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Python Tutorial – Data Types in Python

 July 14  | 0 Comments

In our previous post, we had looked into the Introduction of Python and its installation.

In all the programming languages programmers would work with data, so data types is one of the crucial ingredient of any programming language.

In Python, all the data types are represented in the form of objects; either built-in objects that Python provides, or objects that user creates using Python classes

Below are the core datatypes provided by Python.

Object type Example literals/creation

Numbers   1234, 3.1415, 3+4j, 0b111, Decimal(), Fraction()

Strings ‘Python’, “Programming”, b’a\x01c’, u’sp\xc4m’

Lists [1, [two, ‘eight’], 4.5], list(range(10))

Dictionaries {‘planet’: ‘star’, ‘asteroid’: ‘yum’}, dict(hours=10)

Tuples (1, ‘star’, 4, ‘U’), tuple(‘star’), namedtuple

In programming languages like Java, C++ , we  need to  explicitly declare the variable types. But In  python we  dont have to declare the variable types.

There is specific Python language syntax to create different objects.

When you run the below code,  i.e sequence of characters enclosed by single quotes, it will create String Object.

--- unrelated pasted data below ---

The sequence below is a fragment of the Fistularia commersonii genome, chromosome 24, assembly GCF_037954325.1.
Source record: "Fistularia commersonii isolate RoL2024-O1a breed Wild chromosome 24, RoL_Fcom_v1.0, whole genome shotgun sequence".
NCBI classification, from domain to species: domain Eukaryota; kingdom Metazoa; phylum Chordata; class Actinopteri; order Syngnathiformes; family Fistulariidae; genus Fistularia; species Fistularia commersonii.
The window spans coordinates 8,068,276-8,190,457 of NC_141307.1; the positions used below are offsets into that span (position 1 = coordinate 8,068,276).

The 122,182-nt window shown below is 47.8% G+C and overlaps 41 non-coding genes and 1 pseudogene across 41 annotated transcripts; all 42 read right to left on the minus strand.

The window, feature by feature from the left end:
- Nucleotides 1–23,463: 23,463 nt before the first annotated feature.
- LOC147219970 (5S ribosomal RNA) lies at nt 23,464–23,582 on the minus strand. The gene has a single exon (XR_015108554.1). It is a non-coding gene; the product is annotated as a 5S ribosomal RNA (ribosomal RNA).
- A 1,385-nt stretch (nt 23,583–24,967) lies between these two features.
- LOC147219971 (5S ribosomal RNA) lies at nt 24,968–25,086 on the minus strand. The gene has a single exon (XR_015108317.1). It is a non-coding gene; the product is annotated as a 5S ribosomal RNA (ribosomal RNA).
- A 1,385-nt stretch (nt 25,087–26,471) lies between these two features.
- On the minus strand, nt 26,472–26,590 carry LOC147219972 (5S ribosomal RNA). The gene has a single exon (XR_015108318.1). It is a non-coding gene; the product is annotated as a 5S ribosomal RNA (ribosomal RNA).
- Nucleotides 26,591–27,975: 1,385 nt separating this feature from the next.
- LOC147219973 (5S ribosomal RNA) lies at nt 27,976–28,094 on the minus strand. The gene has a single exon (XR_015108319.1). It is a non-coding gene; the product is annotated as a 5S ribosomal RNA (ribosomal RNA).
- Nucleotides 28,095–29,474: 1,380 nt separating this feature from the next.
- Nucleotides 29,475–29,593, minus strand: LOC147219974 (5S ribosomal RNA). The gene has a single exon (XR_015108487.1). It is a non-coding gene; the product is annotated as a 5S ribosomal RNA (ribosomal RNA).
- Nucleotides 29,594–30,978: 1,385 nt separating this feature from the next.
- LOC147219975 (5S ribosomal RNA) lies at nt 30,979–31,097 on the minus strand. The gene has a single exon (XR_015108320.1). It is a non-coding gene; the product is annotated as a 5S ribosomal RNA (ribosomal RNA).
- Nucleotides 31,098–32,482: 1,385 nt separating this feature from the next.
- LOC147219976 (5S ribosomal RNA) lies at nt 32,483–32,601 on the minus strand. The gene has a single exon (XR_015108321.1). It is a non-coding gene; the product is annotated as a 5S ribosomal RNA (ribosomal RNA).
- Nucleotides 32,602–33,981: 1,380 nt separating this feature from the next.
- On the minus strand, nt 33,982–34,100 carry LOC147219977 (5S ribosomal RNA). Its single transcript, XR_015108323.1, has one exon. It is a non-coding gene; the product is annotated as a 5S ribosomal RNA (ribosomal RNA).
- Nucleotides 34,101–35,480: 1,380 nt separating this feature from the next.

>>> ‘Python’

Similarly, an expression wrapped in square brackets makes a list, one in curly braces makes a dictionary, and so on. Even though there are no type declarations in Python, the syntax of the expressions you run determines the types of objects you create and use.

Now, let’s look at each datatype briefly.


In Python, all the numbers are represented in two types:

  1. Integers that have no fractional part,
  2. Floating-point numbers that contain fractional part and complex numbers with imaginary parts, decimals with fixed precision etc.

Numbers are immutable types in Python, i.e. changing the value of number data results in new Object.


Val1 = 27

The above expression creates the variable named ‘val1’ and assigns integer value 27 to it.

Note: In Python, we dont have to specify the data type based on the syntax we used in the value python decides the type dynamically.

If we want to store floating point variable, then just assign decimal value to the variable.



Operations on Numbers:

We can perform all the basic mathematical operations on Python numbers Objects like addition, subtraction, multiplication, division etc.


Along with the expression, Python ships with some useful math packages. We just need to import them to use their functionality.

Math Module:

This module provide basic functions like pi, sqrt, ceil, floor etc.


Random Module:

If We want the computer to pick a random number in a given range, from a list, or pick a random card from a deck, flip a coin etc  for such applications we can use random module


Sample example for generating random integers between 1 to 8.


Strings are immutable collection of characters. In Python, strings can store textual characters or arbitrary collection of bytes (images file contents). In python string objects are stored in a sequence.

Sequences maintain a left-to-right order among the items  and are stored and fetched by their relative positions.

It’s very easy to create the strings objects in Python, any characters which are enclosed by quotes become string (quotes can ‘(single) or “(double)).